Cesar Chavez

Cesar Chavez


Through his lifelong dedication to the cause of farmworkers, Cesar Chavez became the most revered figure in the history of the Hispanic American civil rights movement.Chavez knew well the struggles of migrant farmworkers. One of five children, he was born on a farm owned by his parents in Yuma, Arizona. His parents were the children of Mexican immigrants.

They lost the farm when Chavez was ten years old, and the family then moved to Oxnard, California, where they became migrant farmworkers.In 1942, Chavez’s father was injured in an accident and could no longer work, so Chavez left school and became a full-time farmworker.

He had attended almost forty schools because of his family’s migrant status, but he had obtained only an eighth-grade education.During the 1950s, Chavez became involved in the Community Service Organization, an advocacy group for Mexicans and Mexican Americans. He became general director, then resigned from the organization over its lack of interest in forming a farmworkers’ union.

In 1962, Chavez took his lifetime savings of $1,200 and formed the National Farm Workers Association in Delano, California. He spent the next several years canvassing the fields of California’s Central Valley, encourag¬ ing farmworkers to join the union.In 1965, Chavez’s union joined another union in a strike against growers.

The strike captured headlines, and La Causa (The Cause) had been born. Over the next thirty years, Chavez utilized the successful techniques of other labor unions and the teachings of Martin Luther King Jr. and Mahatma Gandhi to lead an impressive movement. Chavez stuck to a firm belief in nonviolence, and through marches, rallies, and boycotts, he won the sup¬ port of political leaders and the general public.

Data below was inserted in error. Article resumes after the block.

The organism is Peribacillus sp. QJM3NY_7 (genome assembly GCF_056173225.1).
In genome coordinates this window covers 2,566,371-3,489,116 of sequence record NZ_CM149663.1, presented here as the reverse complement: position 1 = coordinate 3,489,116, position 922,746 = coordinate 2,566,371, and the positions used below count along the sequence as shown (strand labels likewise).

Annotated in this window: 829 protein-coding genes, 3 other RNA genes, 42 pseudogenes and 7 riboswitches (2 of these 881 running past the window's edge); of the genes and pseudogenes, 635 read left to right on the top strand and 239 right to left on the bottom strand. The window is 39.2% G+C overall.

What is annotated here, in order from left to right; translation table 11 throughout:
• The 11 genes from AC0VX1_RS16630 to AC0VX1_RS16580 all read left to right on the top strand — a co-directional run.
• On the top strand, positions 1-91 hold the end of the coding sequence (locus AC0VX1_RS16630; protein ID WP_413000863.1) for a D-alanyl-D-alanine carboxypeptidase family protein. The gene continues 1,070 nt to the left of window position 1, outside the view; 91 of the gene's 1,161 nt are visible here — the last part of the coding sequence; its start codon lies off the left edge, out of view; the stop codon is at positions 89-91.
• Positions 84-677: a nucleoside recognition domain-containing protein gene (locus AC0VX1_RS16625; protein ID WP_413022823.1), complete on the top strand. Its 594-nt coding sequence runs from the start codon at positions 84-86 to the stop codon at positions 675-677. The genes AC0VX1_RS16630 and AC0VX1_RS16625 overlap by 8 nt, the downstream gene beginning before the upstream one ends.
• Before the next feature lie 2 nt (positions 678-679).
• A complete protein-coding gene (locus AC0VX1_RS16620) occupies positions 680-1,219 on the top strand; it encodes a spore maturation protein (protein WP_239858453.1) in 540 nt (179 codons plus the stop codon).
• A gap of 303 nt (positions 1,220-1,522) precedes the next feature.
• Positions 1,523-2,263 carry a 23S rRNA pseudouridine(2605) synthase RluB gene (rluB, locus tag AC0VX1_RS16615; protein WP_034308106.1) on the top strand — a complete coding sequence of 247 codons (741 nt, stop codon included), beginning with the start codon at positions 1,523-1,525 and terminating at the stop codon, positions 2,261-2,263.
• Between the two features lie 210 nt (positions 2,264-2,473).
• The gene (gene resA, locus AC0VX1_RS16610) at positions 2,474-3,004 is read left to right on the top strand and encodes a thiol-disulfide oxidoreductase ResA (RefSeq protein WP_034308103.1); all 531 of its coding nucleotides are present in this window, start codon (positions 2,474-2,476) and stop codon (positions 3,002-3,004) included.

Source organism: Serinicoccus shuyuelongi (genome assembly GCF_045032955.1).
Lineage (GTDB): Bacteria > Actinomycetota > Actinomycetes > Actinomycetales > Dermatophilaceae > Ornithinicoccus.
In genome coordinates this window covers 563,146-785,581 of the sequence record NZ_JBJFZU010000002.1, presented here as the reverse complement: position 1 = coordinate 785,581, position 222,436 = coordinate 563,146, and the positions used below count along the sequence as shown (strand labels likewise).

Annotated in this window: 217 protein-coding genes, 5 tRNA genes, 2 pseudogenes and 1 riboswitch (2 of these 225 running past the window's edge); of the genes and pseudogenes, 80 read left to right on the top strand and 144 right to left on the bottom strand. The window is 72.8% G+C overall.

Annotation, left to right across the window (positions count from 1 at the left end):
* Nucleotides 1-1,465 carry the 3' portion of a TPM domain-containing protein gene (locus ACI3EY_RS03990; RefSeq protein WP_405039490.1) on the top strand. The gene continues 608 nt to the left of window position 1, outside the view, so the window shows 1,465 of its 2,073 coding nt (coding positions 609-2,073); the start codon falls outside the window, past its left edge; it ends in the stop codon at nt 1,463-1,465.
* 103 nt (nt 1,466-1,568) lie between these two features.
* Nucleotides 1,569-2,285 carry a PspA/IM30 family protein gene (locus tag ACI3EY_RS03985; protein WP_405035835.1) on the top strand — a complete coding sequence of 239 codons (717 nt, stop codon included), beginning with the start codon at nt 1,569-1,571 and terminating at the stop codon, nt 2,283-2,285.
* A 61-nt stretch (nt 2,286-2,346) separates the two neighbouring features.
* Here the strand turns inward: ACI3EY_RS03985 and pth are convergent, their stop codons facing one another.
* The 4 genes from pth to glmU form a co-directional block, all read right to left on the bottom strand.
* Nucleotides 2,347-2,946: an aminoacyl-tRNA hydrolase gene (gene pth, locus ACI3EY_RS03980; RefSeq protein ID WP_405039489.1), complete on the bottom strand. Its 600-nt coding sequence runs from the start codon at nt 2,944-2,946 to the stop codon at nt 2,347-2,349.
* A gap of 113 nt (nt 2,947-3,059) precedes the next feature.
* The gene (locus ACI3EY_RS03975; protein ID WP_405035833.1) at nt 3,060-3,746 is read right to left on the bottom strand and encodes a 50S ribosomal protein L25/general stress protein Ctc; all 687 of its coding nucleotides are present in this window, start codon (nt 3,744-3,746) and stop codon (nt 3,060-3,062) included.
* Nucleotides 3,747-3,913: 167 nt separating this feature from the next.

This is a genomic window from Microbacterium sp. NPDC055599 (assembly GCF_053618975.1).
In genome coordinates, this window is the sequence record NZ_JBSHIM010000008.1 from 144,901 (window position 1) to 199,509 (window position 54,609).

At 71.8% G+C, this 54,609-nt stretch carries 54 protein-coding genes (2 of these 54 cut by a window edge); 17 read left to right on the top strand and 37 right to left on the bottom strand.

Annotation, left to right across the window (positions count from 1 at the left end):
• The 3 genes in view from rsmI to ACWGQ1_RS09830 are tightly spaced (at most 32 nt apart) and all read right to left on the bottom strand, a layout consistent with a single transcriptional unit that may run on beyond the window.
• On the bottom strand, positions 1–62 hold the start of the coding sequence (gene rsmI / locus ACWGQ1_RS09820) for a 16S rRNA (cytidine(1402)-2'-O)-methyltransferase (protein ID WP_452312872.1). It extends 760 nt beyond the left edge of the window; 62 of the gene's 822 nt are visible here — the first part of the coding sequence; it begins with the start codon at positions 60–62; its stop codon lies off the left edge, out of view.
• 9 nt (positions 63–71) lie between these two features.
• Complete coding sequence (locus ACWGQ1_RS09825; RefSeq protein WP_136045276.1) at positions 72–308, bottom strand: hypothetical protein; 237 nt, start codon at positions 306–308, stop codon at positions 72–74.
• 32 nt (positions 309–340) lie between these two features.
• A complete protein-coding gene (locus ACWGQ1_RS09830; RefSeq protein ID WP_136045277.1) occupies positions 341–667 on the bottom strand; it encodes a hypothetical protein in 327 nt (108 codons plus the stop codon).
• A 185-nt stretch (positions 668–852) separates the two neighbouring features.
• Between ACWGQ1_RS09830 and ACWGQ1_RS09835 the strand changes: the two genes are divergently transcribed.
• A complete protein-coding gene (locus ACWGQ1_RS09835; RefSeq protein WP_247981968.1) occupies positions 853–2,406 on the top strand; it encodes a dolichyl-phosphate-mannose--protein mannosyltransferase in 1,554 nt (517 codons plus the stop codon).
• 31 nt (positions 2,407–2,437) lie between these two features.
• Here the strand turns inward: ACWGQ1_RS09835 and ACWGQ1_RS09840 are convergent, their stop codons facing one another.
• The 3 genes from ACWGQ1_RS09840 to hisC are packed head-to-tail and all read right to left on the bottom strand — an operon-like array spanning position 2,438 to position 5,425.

Many growers eventually agreed to recog¬ nize the National Farm Workers Association as the representative of farmworkers. The union became an affiliate of the AFL-CIO. In 1972, it took the name United Farm Workers, or UFW. It became the largest union of agricul¬ tural workers in California. At one point, it had more than fifty thousand members.

Chavez believed the “truest act of courage… is to sacrifice ourselves in a totally nonviolent struggle for justice.” He held several fasts, one lasting thirty-six days, to call attention to La Causa. In 1975, California lawmakers created the Agricultural Labor Relations Act. It gave farmworkers the right to organize and negoti¬ ate for better wages and working conditions.

Chavez was an inspiration to millions, even those who never worked in the fields. When he died in 1993, more than thirty thousand mourners marched through the streets of Delano, where his funeral was held. In 2000, California governor Gray Davis signed a law designating March 31, Chavez’s birthday, as a state holiday.